In my opinion, one of the best, and perhaps also one of the most underappreciated, developments in our industry the last couple of years is the State of DevOps report and its companion book, Accelerate, that presents the findings and the research behind it in more detail.

I will not go into the details of the report, it is available online and you should really go and read it for yourself, but there are several things that stand out and makes it so much more than your typical DevOps whitepaper:

  • It is (as far as I can tell) backed by solid research. But unlike most research, it is still highly approachable, practical and applicable to the day-to-day operations of almost any software engineering organization out there.
  • It puts an end to the myth that speed and stability in software delivery are opposing forces. You can (and should) be great in both dimensions and this is why a DevOps culture is such a critical piece of the software delivery excellence puzzle.
  • In our industry, when debating why certain technical practices should be followed, our arguments have historically primarily been based on opinions/gut-feeling (at worst) or anecdotal experience (at best). This can lead to cargo cult behavior and difficulties in trying to convince non-engineering parts of our organizations that technical excellence is worth its (high) cost. With this research, we can finally focus on the things that are actually evidence based and place our technical investment bets accordingly.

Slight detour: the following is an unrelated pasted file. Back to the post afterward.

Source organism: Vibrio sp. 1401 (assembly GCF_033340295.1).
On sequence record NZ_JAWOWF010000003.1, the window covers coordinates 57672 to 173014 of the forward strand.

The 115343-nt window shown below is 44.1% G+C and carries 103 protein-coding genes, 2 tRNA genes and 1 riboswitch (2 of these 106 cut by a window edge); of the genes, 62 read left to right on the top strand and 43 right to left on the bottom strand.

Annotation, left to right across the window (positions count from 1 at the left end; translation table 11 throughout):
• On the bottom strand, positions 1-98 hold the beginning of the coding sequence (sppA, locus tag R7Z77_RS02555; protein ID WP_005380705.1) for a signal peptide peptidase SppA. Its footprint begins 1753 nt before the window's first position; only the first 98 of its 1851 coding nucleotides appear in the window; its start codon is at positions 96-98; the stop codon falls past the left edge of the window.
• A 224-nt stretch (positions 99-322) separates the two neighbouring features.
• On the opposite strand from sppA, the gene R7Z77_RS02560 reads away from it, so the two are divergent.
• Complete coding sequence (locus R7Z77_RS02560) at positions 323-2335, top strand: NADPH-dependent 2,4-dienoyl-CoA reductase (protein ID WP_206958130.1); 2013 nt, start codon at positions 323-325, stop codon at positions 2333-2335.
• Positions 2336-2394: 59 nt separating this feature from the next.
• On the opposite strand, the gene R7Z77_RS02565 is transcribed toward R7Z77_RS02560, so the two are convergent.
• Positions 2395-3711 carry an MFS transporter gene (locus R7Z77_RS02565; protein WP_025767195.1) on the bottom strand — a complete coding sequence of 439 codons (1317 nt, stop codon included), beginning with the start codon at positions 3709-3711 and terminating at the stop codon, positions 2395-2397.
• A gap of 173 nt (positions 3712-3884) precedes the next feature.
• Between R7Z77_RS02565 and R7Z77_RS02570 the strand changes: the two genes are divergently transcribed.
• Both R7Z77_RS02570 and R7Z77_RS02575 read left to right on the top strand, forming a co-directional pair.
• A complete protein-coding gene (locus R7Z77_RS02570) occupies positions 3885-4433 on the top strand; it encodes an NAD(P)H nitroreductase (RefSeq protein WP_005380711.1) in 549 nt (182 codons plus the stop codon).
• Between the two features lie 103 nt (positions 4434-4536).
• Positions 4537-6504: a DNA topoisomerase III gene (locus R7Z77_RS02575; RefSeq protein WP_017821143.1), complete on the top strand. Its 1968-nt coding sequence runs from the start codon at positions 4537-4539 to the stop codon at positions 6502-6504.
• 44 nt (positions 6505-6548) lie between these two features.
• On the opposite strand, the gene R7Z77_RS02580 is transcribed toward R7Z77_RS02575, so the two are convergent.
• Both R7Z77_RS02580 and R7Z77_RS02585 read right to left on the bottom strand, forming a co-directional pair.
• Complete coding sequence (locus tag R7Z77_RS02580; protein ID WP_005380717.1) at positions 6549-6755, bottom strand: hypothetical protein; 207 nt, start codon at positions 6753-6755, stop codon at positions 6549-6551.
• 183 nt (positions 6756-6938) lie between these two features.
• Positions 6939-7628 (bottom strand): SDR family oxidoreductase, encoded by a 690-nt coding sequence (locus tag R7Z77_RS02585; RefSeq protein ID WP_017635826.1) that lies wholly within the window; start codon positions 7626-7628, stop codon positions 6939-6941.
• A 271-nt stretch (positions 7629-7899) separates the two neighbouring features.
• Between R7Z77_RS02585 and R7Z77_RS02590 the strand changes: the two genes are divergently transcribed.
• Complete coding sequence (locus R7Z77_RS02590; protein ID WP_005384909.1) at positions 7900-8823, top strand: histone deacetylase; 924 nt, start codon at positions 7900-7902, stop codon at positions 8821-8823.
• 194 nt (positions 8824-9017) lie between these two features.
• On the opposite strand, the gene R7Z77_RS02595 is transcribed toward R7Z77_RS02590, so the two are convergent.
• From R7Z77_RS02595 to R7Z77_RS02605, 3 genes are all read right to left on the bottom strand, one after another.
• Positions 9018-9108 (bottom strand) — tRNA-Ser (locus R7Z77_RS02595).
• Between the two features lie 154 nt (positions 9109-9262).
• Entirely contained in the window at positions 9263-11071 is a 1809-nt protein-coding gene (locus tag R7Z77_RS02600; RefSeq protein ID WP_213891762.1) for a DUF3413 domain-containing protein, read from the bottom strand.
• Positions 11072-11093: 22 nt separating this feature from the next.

• By connecting software delivery performance to organizational performance, such as profitability, productivity and customer satisfaction, it gives you as a technical leader strong arguments for why investing in a decoupled architecture, clean code and solid (preferably automated) technical processes is so much more than something you should do to keep your engineers happy. It is actually critical to the success of your company and now you have the research to back it up.

So, once you’ve read the report (or the book), here’s an exercise for you as a technical leader:

  1. Find and list all the key drivers of software delivery performance that are mentioned in the report.
  2. Score your organization in each dimension. Or even better, let your team(s) score. Red/yellow/green, 1-5 or some other scale, doesn’t really matter. Now you know where to focus your efforts.
  3. Prioritize one or two areas and dig deeper into those to really understand where the limiting factors are.
  4. Work hard to improve in those areas and then score again in six months.
  5. Repeat.

Congrats, you’re now on the path to becoming a high performing software delivery organization!